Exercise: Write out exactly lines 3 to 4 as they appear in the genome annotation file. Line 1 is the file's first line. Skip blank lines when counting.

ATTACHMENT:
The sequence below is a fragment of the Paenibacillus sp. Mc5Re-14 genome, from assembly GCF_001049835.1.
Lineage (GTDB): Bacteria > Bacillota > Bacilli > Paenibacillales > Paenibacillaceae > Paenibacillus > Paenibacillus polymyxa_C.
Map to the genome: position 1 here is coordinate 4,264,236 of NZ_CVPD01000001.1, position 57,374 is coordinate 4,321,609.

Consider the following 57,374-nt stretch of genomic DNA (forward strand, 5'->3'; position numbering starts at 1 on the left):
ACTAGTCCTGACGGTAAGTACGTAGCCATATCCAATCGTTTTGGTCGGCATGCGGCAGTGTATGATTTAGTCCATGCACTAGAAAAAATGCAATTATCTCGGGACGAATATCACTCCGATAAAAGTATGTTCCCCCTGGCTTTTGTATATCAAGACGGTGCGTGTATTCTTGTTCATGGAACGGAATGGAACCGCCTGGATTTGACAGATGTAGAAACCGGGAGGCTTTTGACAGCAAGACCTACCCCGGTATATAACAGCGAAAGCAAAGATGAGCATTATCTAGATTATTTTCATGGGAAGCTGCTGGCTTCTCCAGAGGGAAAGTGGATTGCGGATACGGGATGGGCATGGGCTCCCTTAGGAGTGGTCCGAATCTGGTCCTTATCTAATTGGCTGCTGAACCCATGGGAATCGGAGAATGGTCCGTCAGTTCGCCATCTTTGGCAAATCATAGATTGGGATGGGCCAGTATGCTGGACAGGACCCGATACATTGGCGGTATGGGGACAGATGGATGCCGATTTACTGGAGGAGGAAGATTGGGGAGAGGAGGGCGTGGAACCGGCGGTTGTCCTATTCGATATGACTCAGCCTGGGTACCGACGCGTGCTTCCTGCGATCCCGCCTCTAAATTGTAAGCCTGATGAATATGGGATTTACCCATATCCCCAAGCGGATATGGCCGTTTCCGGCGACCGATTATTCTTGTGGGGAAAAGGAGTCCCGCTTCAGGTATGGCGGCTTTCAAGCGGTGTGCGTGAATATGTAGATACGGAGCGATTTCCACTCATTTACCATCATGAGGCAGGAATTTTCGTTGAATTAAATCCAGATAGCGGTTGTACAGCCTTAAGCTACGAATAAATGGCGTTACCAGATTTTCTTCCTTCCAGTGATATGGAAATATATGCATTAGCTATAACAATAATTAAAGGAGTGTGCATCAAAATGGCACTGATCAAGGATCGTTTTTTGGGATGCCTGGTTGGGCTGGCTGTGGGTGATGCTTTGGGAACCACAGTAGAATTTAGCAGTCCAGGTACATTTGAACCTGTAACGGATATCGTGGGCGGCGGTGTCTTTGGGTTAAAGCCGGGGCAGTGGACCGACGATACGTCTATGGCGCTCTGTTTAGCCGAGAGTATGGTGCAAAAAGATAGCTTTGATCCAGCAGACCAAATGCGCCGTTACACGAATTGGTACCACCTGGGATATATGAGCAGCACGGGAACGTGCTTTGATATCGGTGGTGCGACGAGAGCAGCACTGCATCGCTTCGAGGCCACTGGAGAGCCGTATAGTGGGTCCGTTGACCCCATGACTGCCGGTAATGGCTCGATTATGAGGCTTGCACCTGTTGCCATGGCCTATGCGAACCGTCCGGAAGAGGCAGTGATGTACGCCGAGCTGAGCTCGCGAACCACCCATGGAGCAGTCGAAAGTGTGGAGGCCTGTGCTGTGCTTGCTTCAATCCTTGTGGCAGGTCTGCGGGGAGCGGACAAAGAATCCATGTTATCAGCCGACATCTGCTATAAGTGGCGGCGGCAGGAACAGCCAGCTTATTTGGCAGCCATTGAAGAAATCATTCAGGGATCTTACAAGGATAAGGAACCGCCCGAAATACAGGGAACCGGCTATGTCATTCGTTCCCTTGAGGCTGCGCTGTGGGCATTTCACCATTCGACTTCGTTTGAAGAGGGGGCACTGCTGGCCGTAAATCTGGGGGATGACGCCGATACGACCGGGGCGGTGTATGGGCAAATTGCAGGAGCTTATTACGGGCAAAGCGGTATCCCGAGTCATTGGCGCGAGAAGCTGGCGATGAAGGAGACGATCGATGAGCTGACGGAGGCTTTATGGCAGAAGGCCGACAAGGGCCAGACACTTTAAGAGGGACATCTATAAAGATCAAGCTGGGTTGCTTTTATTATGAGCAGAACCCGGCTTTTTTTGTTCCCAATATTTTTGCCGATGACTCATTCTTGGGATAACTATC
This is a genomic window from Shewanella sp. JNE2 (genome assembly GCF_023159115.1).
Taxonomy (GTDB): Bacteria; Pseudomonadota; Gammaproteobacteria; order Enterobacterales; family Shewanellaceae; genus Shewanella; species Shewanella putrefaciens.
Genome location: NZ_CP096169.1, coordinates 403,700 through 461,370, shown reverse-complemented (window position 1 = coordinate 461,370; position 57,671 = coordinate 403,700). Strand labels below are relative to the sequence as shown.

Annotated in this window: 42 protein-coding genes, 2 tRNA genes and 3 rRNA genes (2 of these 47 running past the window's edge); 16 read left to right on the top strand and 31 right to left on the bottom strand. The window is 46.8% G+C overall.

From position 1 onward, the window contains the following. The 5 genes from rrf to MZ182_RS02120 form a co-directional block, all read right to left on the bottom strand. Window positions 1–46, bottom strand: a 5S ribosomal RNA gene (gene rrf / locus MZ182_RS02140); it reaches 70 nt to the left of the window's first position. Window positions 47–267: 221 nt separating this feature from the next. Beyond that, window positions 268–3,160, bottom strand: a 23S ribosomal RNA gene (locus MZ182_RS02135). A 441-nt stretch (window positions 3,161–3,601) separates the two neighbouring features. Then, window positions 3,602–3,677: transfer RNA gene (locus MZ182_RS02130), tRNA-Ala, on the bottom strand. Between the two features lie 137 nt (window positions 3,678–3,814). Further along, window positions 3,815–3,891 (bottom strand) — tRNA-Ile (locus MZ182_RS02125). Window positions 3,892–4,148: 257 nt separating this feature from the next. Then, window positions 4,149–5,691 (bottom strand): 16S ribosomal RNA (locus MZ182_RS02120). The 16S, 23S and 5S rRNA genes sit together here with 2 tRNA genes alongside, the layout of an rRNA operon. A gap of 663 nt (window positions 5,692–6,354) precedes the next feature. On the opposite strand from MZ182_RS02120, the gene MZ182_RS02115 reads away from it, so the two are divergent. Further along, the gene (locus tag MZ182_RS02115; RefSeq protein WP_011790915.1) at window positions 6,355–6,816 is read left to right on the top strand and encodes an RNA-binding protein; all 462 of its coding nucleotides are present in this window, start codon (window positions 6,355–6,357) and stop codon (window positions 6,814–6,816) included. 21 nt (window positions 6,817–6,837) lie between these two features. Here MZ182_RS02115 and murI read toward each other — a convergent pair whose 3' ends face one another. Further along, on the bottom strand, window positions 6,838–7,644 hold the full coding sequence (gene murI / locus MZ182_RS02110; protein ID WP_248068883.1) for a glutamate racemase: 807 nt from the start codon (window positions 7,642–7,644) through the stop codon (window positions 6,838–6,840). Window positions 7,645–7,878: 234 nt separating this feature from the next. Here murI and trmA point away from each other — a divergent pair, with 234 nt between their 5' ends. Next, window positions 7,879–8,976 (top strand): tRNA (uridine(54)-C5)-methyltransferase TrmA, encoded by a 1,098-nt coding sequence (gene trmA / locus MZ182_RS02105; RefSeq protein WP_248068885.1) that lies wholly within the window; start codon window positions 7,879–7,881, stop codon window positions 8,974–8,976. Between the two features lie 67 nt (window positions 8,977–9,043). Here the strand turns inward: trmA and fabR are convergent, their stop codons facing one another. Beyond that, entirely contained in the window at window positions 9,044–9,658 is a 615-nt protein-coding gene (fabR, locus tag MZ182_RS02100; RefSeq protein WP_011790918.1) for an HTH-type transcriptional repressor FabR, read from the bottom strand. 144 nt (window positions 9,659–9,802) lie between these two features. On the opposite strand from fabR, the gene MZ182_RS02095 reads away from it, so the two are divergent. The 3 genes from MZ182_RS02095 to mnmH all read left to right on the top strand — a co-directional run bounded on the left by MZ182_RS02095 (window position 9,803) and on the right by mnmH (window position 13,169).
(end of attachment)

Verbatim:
Map to the genome: position 1 here is coordinate 4,264,236 of NZ_CVPD01000001.1, position 57,374 is coordinate 4,321,609.

Consider the following 57,374-nt stretch of genomic DNA (forward strand, 5'->3'; position numbering starts at 1 on the left):